"[34] A case based on circumstantial evidence depends for its cogency on the combination of relevant circumstances and the likelihood or unlikelihood of coincidence.  A party advancing it argues that the circumstances can only or most probably be accounted for by the explanation which it suggests.  Consideration of such a case necessarily involves looking at the whole picture, including what gaps there are in the evidence, whether the individual factors relied upon are in themselves properly established, what factors may point away from the suggested explanation and what other explanation might fit the circumstances.  As Lord Mance observed in Datec Electronics Holdings Limited v UPS limited [2007] UKHL 23, [2007] 1 WLR 1325, at 48 and 50, there is an inherent risk that a systematic consideration of the possibilities could become a process of elimination "leading to no more than a conclusion regarding the least unlikely cause of loss", which was the fault identified in The Popi M.  So at the end of any such systematic analysis, the court has to stand back and ask itself the ultimate question whether it is satisfied that the suggested explanation is more likely than not to be true.  The elimination of other possibilities as more implausible may well lead to that conclusion, but that will be a conclusion of fact: there is no rule of law that it must do so.  I do not read any of the statements in any of the other authorities to which we were referred as intending to suggest otherwise.

[35] The civil "balance of probability" test means no less and no more than that the court must be satisfied on rational and objective grounds that the case for believing that the suggested means of causation occurred is stronger than the case for not so believing.  In the USA the usual formulation of this standard is a "preponderance of the evidence".  In the British Commonwealth the generally favoured term is a "balance of probability".  They mean the same.  Sometimes the "balance of probability" standard is expressed mathematically as "50 + % probability", but this can carry with it a danger of pseudomathematics, as the argument in this case demonstrated.  When judging whether a case for believing that an event was caused in a particular way is stronger than the case for not so believing, the process is not scientific (although it may obviously include evaluation of scientific evidence) and to express the probability of some event having happened in percentage terms is illusory.

[36] Mr Rigney submitted that balance of probability means a probability greater than 50%.  If there is a closed list of possibilities, and if one possibility is more likely than the other, by definition that has a greater probability than 50%.  If there is a closed list of more than two possibilities, the court should ascribe a probability factor to them individually in order to determine whether one had a probability figure greater than 50%.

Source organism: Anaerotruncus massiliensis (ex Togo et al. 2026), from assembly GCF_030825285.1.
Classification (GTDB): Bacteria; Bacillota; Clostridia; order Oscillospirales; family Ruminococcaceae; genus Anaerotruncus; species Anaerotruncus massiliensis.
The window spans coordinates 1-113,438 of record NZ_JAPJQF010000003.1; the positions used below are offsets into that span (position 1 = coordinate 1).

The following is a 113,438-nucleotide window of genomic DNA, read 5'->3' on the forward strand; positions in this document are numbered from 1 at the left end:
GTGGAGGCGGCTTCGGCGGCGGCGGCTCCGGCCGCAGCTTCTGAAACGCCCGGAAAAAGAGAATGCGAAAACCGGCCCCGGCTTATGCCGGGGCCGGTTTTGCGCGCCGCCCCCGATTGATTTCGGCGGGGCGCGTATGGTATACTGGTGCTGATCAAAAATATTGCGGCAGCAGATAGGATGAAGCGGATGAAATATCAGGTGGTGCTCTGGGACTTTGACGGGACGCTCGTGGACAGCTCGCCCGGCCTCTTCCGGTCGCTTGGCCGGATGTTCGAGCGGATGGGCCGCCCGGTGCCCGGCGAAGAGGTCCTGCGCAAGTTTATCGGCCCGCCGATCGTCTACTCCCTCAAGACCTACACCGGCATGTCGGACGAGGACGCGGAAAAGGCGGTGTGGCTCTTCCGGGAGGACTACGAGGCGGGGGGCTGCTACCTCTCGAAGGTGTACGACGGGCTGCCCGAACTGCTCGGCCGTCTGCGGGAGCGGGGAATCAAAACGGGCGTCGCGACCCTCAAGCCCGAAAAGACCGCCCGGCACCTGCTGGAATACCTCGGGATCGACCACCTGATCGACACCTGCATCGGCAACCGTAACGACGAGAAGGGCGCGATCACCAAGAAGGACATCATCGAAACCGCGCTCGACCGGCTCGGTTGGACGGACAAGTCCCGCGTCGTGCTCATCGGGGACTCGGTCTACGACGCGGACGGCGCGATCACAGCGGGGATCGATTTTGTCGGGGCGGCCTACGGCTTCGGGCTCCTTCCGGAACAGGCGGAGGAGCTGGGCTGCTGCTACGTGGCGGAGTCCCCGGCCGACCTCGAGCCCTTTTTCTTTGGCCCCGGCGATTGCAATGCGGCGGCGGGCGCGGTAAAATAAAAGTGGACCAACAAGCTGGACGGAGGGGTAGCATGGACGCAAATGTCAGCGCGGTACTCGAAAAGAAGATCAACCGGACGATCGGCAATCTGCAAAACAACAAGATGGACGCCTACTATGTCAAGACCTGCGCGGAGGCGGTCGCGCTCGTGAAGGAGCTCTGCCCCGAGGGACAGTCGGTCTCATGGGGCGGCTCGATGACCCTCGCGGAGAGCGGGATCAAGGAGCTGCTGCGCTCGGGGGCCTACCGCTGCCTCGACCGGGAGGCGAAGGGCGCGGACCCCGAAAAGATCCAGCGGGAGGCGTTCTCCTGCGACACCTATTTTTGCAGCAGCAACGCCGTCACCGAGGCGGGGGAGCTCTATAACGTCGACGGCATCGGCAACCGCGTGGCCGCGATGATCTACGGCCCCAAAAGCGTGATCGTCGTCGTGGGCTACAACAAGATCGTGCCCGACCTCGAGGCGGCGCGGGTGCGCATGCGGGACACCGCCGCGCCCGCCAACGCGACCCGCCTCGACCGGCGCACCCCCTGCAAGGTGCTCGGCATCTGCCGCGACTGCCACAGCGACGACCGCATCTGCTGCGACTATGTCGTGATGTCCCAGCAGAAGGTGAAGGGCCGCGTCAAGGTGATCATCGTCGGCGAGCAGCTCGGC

[37] I would reject that approach.  It is not only over-formulaic but it is intrinsically unsound.  The chances of something happening in the future may be expressed in terms of percentage.  Epidemiological evidence may enable doctors to say that on average smokers increase their risk of lung cancer by X%.  But you cannot properly say that there is a 25 per cent chance that something has happened: Hotson v East Berkshire Health Authority [1987] AC 750.  Either it has or it has not.  In deciding a question of past fact the court will, of course, give the answer which it believes is more likely to be (more probably) the right answer than the wrong answer, but it arrives at its conclusion by considering on an overall assessment of the evidence (i.e. on a preponderance of the evidence) whether the case for believing that the suggested event happened is more compelling than the case for not reaching that belief (which is not necessarily the same as believing positively that it did not happen)".

271. Finally, in relation to the overall approach, in circumstances where this case involves a very large number of allegations against a large number of people, it is important in this case to recall, as Eady J did in Lillie and others v Newcastle CC, the cautionary words of Lord Hewart CJ in Bailey [1924] 2 KB 300 at 305 regarding the approach required in cases in which the court is faced with determining a very large number of allegations:

"The risk, the danger, the logical fallacy is indeed quite manifest to those who are in the habit of thinking about such matters. It is so easy to derive from a series of unsatisfactory accusations, if there are enough of them, an accusation which at least appears satisfactory. It is so easy to collect from a mass of ingredients, not one of which is sufficient, a totality which will appear to contain what is missing. That of course is only another way of saying that when a person is dealing with a considerable mass of facts, in particular if those facts are of such a nature as to invite reprobation, nothing is easier than confusion of mind; and, therefore, if such charges are to be brought in a mass, it becomes essential that the method upon which guilt is to be ascertained should be stated with punctilious exactness".